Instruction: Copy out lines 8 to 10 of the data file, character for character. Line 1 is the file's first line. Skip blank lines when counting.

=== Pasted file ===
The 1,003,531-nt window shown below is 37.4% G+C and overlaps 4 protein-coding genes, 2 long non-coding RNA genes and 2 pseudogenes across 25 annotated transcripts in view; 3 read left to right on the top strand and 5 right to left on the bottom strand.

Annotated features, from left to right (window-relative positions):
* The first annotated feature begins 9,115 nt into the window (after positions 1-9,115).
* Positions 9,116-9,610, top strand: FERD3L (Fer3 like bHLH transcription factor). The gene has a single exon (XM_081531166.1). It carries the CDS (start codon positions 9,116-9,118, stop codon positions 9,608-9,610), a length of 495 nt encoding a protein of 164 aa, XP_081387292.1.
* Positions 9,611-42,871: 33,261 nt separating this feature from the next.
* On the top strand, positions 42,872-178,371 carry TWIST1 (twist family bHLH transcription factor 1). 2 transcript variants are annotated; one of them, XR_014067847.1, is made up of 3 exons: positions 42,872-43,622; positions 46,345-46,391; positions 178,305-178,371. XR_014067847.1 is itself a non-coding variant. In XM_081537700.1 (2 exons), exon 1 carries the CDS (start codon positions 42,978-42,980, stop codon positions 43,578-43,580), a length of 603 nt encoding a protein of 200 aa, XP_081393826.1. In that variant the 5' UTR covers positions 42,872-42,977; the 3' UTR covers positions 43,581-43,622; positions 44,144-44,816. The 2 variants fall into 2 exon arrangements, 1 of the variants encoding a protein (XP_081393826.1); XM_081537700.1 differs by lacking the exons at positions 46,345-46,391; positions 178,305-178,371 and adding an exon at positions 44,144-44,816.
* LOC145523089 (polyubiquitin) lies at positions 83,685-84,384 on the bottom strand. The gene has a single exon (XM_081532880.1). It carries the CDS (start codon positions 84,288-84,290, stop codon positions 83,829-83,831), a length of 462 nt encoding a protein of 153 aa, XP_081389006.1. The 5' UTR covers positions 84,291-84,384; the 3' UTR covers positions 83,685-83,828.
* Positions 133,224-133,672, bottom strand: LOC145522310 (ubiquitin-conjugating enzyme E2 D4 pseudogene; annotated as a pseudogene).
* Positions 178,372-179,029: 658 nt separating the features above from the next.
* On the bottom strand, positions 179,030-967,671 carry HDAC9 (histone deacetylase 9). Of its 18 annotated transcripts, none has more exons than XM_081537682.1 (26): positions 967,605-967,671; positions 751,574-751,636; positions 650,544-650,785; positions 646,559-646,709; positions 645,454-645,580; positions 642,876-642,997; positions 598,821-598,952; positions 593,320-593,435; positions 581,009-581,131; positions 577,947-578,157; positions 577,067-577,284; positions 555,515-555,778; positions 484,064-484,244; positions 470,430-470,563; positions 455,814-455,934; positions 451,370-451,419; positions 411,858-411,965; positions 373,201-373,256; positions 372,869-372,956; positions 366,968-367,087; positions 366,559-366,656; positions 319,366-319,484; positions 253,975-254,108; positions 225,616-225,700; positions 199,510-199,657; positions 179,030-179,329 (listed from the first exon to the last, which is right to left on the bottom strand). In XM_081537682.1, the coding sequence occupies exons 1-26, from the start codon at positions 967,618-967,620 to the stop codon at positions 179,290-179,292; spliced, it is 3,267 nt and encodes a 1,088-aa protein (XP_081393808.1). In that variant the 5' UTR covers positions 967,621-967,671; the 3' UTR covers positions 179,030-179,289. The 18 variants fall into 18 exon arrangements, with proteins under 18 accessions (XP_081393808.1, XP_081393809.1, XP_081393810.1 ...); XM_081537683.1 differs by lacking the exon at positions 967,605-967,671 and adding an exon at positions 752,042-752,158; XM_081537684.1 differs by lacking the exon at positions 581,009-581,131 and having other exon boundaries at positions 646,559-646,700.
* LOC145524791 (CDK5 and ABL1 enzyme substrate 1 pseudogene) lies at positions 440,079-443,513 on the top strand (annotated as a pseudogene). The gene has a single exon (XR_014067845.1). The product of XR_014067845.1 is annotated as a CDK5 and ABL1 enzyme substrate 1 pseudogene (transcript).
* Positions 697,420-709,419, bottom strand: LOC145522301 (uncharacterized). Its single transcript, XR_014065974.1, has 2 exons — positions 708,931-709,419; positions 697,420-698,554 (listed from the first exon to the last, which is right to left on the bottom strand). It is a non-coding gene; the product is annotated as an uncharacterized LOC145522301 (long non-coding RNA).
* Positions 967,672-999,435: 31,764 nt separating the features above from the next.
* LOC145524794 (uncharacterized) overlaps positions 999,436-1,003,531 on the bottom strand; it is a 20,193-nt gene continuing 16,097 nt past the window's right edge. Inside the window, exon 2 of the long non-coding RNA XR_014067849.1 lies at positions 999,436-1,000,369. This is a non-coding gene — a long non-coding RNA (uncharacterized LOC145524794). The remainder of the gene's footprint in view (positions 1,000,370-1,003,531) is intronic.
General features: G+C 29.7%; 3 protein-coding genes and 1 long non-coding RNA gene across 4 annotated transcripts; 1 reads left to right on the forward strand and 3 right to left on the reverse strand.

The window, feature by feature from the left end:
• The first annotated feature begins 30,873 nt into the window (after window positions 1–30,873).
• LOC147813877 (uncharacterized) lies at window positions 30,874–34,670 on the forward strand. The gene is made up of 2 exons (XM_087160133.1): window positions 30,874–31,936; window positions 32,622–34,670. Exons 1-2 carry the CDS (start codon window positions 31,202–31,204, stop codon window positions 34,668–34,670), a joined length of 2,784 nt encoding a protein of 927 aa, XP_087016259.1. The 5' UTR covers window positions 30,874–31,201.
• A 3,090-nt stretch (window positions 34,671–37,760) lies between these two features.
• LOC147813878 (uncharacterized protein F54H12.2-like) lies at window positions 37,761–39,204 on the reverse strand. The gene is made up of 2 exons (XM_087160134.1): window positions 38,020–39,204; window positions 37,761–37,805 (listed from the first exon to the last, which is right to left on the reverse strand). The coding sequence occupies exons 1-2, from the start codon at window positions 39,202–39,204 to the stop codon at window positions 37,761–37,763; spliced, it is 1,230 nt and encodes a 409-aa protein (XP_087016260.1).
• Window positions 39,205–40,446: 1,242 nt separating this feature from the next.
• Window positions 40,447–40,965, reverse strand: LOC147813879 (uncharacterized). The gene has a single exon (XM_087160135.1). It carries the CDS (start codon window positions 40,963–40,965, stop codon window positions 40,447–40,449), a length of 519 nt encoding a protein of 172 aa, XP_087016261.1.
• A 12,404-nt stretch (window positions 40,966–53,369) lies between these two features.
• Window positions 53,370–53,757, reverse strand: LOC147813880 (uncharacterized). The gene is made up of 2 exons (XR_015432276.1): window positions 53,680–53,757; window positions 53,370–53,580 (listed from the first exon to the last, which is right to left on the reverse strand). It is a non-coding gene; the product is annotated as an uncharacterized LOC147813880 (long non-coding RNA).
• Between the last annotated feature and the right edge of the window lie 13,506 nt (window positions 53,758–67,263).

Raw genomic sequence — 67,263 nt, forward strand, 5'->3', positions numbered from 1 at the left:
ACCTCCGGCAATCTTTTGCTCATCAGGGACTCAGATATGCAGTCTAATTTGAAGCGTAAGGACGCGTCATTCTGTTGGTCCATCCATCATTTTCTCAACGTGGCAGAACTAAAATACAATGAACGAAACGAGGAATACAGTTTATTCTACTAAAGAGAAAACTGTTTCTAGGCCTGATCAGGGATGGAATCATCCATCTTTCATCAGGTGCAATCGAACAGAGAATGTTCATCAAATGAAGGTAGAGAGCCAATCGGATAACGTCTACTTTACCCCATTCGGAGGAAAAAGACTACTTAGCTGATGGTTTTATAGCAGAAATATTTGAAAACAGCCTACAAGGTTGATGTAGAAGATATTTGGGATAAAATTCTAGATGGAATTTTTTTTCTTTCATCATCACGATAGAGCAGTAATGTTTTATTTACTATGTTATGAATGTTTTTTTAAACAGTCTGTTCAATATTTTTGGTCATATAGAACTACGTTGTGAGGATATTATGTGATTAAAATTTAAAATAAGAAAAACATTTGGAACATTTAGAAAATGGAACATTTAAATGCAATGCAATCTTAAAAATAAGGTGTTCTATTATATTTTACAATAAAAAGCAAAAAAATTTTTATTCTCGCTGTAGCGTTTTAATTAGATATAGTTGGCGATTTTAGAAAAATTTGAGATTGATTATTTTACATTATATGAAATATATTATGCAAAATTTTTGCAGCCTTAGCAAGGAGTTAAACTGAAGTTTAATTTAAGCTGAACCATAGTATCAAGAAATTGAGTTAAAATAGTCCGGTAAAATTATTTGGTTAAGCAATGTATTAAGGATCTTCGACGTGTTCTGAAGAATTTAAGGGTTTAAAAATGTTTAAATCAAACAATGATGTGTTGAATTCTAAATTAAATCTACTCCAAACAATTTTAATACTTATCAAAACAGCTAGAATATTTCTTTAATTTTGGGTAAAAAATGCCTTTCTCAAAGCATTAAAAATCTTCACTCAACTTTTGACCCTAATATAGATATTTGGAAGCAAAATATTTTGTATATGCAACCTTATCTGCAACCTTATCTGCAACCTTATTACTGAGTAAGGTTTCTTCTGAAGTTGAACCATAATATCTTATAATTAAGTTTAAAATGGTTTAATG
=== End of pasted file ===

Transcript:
* Positions 133,224-133,672, bottom strand: LOC145522310 (ubiquitin-conjugating enzyme E2 D4 pseudogene; annotated as a pseudogene).
* Positions 178,372-179,029: 658 nt separating the features above from the next.
* On the bottom strand, positions 179,030-967,671 carry HDAC9 (histone deacetylase 9). Of its 18 annotated transcripts, none has more exons than XM_081537682.1 (26): positions 967,605-967,671; positions 751,574-751,636; positions 650,544-650,785; positions 646,559-646,709; positions 645,454-645,580; positions 642,876-642,997; positions 598,821-598,952; positions 593,320-593,435; positions 581,009-581,131; positions 577,947-578,157; positions 577,067-577,284; positions 555,515-555,778; positions 484,064-484,244; positions 470,430-470,563; positions 455,814-455,934; positions 451,370-451,419; positions 411,858-411,965; positions 373,201-373,256; positions 372,869-372,956; positions 366,968-367,087; positions 366,559-366,656; positions 319,366-319,484; positions 253,975-254,108; positions 225,616-225,700; positions 199,510-199,657; positions 179,030-179,329 (listed from the first exon to the last, which is right to left on the bottom strand). In XM_081537682.1, the coding sequence occupies exons 1-26, from the start codon at positions 967,618-967,620 to the stop codon at positions 179,290-179,292; spliced, it is 3,267 nt and encodes a 1,088-aa protein (XP_081393808.1). In that variant the 5' UTR covers positions 967,621-967,671; the 3' UTR covers positions 179,030-179,289. The 18 variants fall into 18 exon arrangements, with proteins under 18 accessions (XP_081393808.1, XP_081393809.1, XP_081393810.1 ...); XM_081537683.1 differs by lacking the exon at positions 967,605-967,671 and adding an exon at positions 752,042-752,158; XM_081537684.1 differs by lacking the exon at positions 581,009-581,131 and having other exon boundaries at positions 646,559-646,700.